Dr Whish found that the nematodes damage the crop very early on in the plant’s life cycle and the impact is permanent.
“Because plants can’t take up as much water as they want early on, they reduce their canopy and set themselves up to be a much smaller crop,” Dr Whish said.
“Many farmers may intentionally do the same thing, to reduce the plants’ canopy early in the season to spare water and nitrogen for later.
“But the nematode pressure is constant and the plants never get the chance to recover, even if nutrients are added or there is good rain late in the season.
“So the restriction never stops and the effects on the plant can be devastating, with the reduced canopy resulting in reduced demand, growth and yield potential.”
Interestingly, over the two years he has conducted his research, including both a drought year and a year with above average rainfall, both resulted in the same yield loss of 66 per cent caused by nematodes in susceptible wheat varieties.
“Not all wheat varieties will lose yield and Australian wheat breeders have produced tolerant varieties that maintain their yield despite being under high nematode pressure,” he said.
“However, the ultimate goal is to breed resistant varieties that will reduce the nematode population. It is important that growers test to see what species of nematode they have and then select the most appropriate crop varieties to manage the nematode population.”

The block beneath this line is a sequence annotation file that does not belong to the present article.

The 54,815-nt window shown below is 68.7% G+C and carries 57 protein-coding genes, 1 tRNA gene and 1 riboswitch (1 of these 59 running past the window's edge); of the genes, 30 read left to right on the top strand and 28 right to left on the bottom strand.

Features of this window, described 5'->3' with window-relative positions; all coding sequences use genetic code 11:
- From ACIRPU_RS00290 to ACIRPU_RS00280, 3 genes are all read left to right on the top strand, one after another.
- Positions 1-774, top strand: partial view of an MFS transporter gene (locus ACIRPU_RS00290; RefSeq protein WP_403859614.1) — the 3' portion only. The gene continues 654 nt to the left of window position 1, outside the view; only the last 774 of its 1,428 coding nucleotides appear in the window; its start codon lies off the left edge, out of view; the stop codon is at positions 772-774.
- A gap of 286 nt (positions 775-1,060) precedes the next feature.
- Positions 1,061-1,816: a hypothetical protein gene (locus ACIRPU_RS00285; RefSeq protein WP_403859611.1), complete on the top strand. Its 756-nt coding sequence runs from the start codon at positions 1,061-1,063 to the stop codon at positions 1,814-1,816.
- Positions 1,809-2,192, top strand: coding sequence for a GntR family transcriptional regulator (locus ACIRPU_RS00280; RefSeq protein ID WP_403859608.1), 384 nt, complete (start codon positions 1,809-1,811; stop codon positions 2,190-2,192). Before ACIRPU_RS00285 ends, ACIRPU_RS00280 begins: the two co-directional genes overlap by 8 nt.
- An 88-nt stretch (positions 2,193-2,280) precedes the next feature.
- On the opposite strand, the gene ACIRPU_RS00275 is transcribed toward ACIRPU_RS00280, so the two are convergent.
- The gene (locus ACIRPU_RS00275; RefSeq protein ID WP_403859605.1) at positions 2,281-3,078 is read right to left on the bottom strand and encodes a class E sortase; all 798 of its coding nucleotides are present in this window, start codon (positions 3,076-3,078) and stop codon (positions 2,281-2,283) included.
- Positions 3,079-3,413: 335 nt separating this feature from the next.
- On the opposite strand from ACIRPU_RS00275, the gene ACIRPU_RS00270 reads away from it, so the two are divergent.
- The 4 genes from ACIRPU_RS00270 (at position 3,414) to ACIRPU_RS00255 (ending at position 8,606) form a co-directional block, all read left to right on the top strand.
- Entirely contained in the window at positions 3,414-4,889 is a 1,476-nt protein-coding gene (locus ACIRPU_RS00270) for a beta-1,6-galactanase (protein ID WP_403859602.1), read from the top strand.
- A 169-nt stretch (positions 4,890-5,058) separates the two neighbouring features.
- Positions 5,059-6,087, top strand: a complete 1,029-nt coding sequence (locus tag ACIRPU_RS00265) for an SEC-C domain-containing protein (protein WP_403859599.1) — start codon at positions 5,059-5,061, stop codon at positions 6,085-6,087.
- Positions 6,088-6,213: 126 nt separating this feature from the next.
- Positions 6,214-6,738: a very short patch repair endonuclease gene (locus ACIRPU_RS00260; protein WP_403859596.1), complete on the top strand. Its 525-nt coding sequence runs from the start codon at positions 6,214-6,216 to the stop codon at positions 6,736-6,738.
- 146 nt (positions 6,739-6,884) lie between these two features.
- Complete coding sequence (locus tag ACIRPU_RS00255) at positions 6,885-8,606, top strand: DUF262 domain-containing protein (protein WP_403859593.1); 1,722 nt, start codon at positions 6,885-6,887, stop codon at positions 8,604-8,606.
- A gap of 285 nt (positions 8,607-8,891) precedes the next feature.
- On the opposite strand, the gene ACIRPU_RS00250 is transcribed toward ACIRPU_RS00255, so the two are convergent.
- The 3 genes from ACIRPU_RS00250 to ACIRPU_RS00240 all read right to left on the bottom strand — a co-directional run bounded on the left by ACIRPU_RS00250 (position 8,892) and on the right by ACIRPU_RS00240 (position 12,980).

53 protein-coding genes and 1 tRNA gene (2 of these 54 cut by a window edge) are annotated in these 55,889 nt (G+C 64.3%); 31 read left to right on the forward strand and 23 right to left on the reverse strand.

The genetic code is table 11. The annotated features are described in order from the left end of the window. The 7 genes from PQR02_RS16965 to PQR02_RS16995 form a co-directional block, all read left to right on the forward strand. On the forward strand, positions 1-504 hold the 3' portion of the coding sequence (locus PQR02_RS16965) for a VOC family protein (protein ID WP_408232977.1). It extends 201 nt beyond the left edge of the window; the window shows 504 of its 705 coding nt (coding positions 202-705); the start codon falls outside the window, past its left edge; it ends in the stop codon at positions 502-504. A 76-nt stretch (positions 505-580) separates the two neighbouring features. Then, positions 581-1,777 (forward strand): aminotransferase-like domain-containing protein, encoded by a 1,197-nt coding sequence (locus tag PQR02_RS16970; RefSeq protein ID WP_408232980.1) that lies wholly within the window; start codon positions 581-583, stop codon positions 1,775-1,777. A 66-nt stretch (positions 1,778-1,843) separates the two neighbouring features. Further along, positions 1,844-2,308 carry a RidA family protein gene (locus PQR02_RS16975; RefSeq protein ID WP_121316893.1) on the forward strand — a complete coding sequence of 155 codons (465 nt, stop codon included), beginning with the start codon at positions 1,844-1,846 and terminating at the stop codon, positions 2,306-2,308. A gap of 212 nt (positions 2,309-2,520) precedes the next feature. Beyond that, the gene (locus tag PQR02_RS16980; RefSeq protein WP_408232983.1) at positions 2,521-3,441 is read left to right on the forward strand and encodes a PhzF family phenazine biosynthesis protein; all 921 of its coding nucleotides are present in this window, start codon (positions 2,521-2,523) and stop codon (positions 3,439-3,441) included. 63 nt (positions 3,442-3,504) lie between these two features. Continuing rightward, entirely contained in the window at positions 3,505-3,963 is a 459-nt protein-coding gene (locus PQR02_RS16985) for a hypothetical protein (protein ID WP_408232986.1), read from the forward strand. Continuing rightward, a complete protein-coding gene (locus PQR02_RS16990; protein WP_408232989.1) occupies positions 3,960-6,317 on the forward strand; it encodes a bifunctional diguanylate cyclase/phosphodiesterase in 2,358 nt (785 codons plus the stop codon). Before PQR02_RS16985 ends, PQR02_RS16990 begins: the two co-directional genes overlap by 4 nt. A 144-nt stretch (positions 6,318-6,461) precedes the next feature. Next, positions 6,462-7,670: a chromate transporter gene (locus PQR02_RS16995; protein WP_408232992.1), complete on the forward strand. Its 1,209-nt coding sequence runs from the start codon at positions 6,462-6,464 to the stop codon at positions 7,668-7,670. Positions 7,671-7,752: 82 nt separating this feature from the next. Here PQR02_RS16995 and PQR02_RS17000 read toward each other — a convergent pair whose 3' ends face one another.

The next stage of Dr Whish’s mission to “know the enemy” will involve learning and describing the different stages of the pests.
Each time the gravimetric samples are taken measurements are also taken of exactly how many nematodes were in the soil and their stage of development and this information will help determine exactly how they grow.
Dr Whish said a difficulty with managing nematodes is their broad host range, which makes it difficult to manage their population by rotating to a different crop.
“Once you have got them you can’t get rid of them, however one positive is that they don’t move quickly.
“So if you are cautious and have good practices you can delay the rate of infection into clean areas.”
For those farmers already dealing with the pest on a wide scale, his research, combined with that of fellow nematode researchers John Thompson, looking at resistant wheat varieties, and Kirsty Owen, looking at the impact of crop rotations, offers significant hope.
“With any pest problems you are never going to have a silver bullet, so together we will hopefully find a crop rotation model that will be profitable and will reduce nematode populations or keep them at a manageable level,” Dr Whish said.
“Nematodes require plant roots to reproduce, which is why fallowing and growing non-host crops is really good. If you don’t provide them with a site to reproduce then populations will decline.
“If you can reduce the ability of nematodes to have young then you reduce the ability of the population to explode.”
Dr Jeremy Whish, researcher, CSIRO
07 4688 1419
Michael Thomson, Senior Consultant, Cox Inall Communications
07 4927 0805, 0408 819 666